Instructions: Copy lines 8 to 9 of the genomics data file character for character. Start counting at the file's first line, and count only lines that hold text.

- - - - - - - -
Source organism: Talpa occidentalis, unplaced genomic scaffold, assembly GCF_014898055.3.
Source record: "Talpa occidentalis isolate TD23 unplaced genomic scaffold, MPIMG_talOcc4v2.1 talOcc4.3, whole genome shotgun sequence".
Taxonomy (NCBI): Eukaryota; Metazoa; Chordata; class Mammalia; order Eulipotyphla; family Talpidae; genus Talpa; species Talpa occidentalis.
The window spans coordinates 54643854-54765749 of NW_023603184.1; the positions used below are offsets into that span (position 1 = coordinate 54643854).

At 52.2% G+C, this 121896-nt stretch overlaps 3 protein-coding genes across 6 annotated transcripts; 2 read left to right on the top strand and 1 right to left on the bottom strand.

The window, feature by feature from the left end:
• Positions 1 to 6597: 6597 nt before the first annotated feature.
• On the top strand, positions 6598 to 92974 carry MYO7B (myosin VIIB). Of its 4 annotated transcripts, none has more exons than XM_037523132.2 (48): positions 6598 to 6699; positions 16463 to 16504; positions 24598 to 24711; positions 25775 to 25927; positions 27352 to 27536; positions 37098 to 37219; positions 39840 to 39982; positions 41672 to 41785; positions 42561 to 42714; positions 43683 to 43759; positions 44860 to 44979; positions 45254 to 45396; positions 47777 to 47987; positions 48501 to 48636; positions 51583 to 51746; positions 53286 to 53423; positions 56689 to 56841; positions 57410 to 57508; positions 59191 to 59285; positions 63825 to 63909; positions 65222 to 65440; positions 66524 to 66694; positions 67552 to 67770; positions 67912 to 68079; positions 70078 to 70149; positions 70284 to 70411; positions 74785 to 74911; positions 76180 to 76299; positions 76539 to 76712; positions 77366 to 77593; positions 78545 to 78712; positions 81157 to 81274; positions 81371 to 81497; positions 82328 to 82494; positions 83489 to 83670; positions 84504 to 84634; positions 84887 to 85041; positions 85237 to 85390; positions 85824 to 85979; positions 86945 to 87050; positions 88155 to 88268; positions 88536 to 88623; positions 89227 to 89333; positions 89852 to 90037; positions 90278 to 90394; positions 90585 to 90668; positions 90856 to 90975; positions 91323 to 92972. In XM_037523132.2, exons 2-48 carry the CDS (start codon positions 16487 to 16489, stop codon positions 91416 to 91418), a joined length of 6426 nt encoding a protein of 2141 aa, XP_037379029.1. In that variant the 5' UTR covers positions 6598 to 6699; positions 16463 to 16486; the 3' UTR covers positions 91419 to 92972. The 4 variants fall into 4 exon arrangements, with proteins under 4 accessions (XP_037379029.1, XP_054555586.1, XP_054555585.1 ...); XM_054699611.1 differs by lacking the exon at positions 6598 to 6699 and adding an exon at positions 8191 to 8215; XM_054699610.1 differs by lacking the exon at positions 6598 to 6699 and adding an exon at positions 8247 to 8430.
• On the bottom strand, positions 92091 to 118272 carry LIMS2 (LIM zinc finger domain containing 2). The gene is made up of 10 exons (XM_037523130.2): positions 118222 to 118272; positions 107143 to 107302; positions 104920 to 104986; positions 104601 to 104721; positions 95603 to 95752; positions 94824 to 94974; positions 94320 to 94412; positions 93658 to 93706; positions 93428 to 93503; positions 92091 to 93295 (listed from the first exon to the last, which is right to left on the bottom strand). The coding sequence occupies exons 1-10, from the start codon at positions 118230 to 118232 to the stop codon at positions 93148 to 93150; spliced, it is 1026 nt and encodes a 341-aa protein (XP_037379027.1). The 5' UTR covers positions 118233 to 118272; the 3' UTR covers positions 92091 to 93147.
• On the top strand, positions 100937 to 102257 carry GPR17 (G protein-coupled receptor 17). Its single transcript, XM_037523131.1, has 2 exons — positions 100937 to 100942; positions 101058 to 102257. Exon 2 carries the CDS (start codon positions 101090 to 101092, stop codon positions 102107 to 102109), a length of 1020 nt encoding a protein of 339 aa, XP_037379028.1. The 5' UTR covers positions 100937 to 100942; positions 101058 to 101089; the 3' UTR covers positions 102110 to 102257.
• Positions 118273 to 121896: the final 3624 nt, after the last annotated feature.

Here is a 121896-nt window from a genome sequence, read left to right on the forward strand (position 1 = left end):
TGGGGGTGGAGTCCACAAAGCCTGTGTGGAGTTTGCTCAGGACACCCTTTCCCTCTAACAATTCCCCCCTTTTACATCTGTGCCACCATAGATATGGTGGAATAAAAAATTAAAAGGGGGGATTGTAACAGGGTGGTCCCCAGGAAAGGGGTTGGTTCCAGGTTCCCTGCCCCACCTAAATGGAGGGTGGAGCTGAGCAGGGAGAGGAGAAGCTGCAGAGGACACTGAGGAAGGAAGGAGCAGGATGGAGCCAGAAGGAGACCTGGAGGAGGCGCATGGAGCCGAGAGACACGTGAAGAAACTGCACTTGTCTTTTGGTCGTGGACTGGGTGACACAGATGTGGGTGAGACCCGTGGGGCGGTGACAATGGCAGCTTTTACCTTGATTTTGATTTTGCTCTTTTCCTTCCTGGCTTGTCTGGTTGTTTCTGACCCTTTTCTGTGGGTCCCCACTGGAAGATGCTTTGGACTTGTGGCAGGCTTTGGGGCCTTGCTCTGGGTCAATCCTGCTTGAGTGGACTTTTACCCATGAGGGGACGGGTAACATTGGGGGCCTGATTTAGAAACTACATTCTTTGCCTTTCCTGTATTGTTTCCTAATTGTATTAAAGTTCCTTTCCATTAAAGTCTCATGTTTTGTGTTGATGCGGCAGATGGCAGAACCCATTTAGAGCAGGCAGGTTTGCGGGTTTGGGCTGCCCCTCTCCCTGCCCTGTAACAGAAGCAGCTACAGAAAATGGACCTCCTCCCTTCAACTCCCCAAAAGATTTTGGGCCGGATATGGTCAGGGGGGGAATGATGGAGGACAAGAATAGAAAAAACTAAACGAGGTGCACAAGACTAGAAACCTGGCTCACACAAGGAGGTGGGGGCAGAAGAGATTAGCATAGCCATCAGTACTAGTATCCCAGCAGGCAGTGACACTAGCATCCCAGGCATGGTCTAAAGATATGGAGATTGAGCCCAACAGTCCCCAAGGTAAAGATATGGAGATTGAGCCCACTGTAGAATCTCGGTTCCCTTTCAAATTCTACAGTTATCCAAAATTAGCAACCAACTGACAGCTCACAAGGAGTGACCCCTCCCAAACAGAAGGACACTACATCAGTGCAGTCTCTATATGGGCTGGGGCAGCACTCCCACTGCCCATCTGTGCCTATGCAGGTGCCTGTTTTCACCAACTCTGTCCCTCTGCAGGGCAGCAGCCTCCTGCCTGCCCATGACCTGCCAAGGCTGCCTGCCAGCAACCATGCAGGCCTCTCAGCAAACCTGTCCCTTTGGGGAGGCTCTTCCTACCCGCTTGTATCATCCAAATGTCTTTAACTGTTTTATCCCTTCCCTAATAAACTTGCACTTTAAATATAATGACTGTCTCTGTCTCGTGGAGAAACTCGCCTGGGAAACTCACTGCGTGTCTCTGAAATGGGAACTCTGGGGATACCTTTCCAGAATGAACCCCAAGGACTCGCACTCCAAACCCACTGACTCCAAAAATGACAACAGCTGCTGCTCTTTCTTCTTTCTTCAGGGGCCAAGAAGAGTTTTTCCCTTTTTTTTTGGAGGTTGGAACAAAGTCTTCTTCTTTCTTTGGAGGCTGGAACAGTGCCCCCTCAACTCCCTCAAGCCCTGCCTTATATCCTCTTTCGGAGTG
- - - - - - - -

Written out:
• On the top strand, positions 6598 to 92974 carry MYO7B (myosin VIIB). Of its 4 annotated transcripts, none has more exons than XM_037523132.2 (48): positions 6598 to 6699; positions 16463 to 16504; positions 24598 to 24711; positions 25775 to 25927; positions 27352 to 27536; positions 37098 to 37219; positions 39840 to 39982; positions 41672 to 41785; positions 42561 to 42714; positions 43683 to 43759; positions 44860 to 44979; positions 45254 to 45396; positions 47777 to 47987; positions 48501 to 48636; positions 51583 to 51746; positions 53286 to 53423; positions 56689 to 56841; positions 57410 to 57508; positions 59191 to 59285; positions 63825 to 63909; positions 65222 to 65440; positions 66524 to 66694; positions 67552 to 67770; positions 67912 to 68079; positions 70078 to 70149; positions 70284 to 70411; positions 74785 to 74911; positions 76180 to 76299; positions 76539 to 76712; positions 77366 to 77593; positions 78545 to 78712; positions 81157 to 81274; positions 81371 to 81497; positions 82328 to 82494; positions 83489 to 83670; positions 84504 to 84634; positions 84887 to 85041; positions 85237 to 85390; positions 85824 to 85979; positions 86945 to 87050; positions 88155 to 88268; positions 88536 to 88623; positions 89227 to 89333; positions 89852 to 90037; positions 90278 to 90394; positions 90585 to 90668; positions 90856 to 90975; positions 91323 to 92972. In XM_037523132.2, exons 2-48 carry the CDS (start codon positions 16487 to 16489, stop codon positions 91416 to 91418), a joined length of 6426 nt encoding a protein of 2141 aa, XP_037379029.1. In that variant the 5' UTR covers positions 6598 to 6699; positions 16463 to 16486; the 3' UTR covers positions 91419 to 92972. The 4 variants fall into 4 exon arrangements, with proteins under 4 accessions (XP_037379029.1, XP_054555586.1, XP_054555585.1 ...); XM_054699611.1 differs by lacking the exon at positions 6598 to 6699 and adding an exon at positions 8191 to 8215; XM_054699610.1 differs by lacking the exon at positions 6598 to 6699 and adding an exon at positions 8247 to 8430.
• On the bottom strand, positions 92091 to 118272 carry LIMS2 (LIM zinc finger domain containing 2). The gene is made up of 10 exons (XM_037523130.2): positions 118222 to 118272; positions 107143 to 107302; positions 104920 to 104986; positions 104601 to 104721; positions 95603 to 95752; positions 94824 to 94974; positions 94320 to 94412; positions 93658 to 93706; positions 93428 to 93503; positions 92091 to 93295 (listed from the first exon to the last, which is right to left on the bottom strand). The coding sequence occupies exons 1-10, from the start codon at positions 118230 to 118232 to the stop codon at positions 93148 to 93150; spliced, it is 1026 nt and encodes a 341-aa protein (XP_037379027.1). The 5' UTR covers positions 118233 to 118272; the 3' UTR covers positions 92091 to 93147.